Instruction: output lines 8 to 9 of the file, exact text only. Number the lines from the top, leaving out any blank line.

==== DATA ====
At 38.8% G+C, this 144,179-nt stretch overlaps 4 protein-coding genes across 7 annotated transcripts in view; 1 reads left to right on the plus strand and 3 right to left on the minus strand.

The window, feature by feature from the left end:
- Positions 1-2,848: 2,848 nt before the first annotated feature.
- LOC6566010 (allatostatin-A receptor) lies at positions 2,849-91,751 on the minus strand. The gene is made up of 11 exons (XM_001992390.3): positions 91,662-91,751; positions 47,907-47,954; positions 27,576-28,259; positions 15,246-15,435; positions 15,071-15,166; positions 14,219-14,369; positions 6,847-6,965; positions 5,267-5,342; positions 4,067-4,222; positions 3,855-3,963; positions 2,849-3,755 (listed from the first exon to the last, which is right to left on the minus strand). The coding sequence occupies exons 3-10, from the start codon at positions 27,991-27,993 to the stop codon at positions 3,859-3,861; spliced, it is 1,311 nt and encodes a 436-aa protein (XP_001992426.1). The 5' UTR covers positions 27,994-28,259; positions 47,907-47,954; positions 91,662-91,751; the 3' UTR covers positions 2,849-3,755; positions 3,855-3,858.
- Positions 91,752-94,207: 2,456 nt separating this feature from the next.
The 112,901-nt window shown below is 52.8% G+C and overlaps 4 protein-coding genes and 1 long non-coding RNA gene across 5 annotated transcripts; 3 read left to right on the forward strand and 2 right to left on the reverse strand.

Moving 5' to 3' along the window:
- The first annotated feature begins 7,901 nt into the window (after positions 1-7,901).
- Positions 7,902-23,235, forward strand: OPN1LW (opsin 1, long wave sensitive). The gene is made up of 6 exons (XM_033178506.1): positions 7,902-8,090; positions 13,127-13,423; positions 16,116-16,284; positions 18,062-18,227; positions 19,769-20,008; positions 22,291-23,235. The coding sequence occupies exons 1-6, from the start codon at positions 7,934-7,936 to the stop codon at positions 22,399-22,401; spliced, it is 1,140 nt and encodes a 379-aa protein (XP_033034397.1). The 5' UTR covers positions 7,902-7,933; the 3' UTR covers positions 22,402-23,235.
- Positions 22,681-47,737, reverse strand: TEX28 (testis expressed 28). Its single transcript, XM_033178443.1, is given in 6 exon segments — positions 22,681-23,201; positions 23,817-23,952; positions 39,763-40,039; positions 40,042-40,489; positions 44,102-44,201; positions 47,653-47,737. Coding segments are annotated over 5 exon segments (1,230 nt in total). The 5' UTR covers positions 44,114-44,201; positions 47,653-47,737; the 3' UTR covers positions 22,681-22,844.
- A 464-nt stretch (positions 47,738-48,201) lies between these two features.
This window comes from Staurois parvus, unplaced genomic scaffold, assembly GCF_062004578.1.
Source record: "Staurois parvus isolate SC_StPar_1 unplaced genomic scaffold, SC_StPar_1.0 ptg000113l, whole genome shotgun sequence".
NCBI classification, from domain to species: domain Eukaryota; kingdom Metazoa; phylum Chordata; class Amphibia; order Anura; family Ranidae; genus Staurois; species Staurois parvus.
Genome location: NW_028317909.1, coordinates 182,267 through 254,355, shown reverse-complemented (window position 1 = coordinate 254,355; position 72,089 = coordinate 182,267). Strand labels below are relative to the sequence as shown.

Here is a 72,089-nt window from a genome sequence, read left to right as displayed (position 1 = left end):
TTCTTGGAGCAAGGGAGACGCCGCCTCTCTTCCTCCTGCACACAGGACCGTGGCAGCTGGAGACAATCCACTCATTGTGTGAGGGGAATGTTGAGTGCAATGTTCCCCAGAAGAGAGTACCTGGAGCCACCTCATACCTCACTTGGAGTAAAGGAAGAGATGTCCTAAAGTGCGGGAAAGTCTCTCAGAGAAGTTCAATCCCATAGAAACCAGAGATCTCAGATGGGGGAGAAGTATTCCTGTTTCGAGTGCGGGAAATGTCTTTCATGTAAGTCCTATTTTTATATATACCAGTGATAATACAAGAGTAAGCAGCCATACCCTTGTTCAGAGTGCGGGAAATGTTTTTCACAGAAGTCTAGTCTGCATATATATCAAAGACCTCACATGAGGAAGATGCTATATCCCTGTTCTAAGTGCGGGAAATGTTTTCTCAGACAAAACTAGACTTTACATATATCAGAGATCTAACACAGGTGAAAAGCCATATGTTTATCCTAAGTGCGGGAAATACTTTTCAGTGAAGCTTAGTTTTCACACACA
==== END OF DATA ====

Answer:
- The first annotated feature begins 7,901 nt into the window (after positions 1-7,901).
- Positions 7,902-23,235, forward strand: OPN1LW (opsin 1, long wave sensitive). The gene is made up of 6 exons (XM_033178506.1): positions 7,902-8,090; positions 13,127-13,423; positions 16,116-16,284; positions 18,062-18,227; positions 19,769-20,008; positions 22,291-23,235. The coding sequence occupies exons 1-6, from the start codon at positions 7,934-7,936 to the stop codon at positions 22,399-22,401; spliced, it is 1,140 nt and encodes a 379-aa protein (XP_033034397.1). The 5' UTR covers positions 7,902-7,933; the 3' UTR covers positions 22,402-23,235.